Federal regulators accused J.P. Morgan Chase & Co. and Royal Bank of Scotland Group PLC of duping five large credit unions into buying more than $3 billion in mortgage bonds that were “destined to perform poorly,” and that quickly sank the credit unions.
The old story, of course. The banks, it is alleged, knew these deals were worthless (or close to it) and yet sold them on as “pristine” and “quality” mortgage paper. When they blew up the banks said “so sorry, so sad, bye bye” and since fees were all they cared about in the first place…
Well, the NCUA says no; here are the complaints. They’re quite good; the salient allegation is:
54. At the time of purchase, the Credit Unions were not aware of the untrue statements or omissions of material facts in the Offering Documents of the RMBS. If the Credit Unions had known about the Originators’ pervasive disregard of underwriting standards— contrary to the representations in the Offering Documents—the Credit Unions would not have purchased the certificates.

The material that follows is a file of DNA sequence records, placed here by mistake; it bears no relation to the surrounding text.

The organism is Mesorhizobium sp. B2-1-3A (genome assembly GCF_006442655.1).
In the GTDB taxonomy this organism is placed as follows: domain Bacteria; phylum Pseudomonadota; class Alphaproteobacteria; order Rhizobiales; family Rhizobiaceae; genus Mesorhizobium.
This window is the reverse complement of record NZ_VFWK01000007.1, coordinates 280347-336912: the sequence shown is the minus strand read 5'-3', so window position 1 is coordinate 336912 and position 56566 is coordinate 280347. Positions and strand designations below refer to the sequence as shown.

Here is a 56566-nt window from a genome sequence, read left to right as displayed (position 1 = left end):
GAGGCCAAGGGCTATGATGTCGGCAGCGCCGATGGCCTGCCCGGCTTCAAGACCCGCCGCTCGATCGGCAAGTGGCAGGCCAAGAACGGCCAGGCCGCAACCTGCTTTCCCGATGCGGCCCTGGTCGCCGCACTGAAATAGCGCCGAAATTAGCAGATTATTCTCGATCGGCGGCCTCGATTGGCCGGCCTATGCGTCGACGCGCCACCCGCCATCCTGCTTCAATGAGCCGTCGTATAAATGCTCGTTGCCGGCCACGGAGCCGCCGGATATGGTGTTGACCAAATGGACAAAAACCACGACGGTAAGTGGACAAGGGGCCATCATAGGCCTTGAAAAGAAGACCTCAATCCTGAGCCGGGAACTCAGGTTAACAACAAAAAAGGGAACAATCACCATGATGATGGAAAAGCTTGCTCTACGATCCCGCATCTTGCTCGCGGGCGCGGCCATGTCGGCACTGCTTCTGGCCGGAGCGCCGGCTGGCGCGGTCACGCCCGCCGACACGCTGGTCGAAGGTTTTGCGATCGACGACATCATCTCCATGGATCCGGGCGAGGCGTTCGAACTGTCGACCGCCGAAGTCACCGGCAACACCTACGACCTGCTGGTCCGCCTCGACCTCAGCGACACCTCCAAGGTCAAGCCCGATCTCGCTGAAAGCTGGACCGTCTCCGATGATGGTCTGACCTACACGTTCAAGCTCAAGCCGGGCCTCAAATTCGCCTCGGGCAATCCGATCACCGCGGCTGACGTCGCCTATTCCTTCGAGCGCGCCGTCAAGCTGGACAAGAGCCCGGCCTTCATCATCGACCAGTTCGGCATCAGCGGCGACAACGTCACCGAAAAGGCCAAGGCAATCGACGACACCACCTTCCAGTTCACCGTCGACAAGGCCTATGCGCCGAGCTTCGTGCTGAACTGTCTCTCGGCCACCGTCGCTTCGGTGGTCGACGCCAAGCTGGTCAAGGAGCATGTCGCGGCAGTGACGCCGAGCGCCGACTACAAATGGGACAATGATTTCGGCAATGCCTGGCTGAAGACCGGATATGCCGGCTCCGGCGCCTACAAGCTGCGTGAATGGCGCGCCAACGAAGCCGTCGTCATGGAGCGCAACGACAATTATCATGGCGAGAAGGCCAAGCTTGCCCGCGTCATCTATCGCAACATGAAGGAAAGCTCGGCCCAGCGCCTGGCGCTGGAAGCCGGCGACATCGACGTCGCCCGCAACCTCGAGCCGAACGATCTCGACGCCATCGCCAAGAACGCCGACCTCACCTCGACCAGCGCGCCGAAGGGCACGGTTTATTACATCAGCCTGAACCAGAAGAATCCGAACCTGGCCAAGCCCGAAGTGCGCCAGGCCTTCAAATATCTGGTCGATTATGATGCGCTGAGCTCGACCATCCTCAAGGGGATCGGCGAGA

This marks a new phase in the mortgage mess; remember, the NCUA is effectively a government agency, providing insurance services for depositors. The banksters, of course, believed they had bought and paid for all appropriate pieces of the government in order to prevent this sort of thing from happening.
It appears they forgot a few “campaign contributions.”
Complaints against JP Morgan and RBS found here and here; they’re worth a read even though they’ll take you a while to go through them. The tables on losses in the second complaint, in particular, starting around page 40 are simply amazing.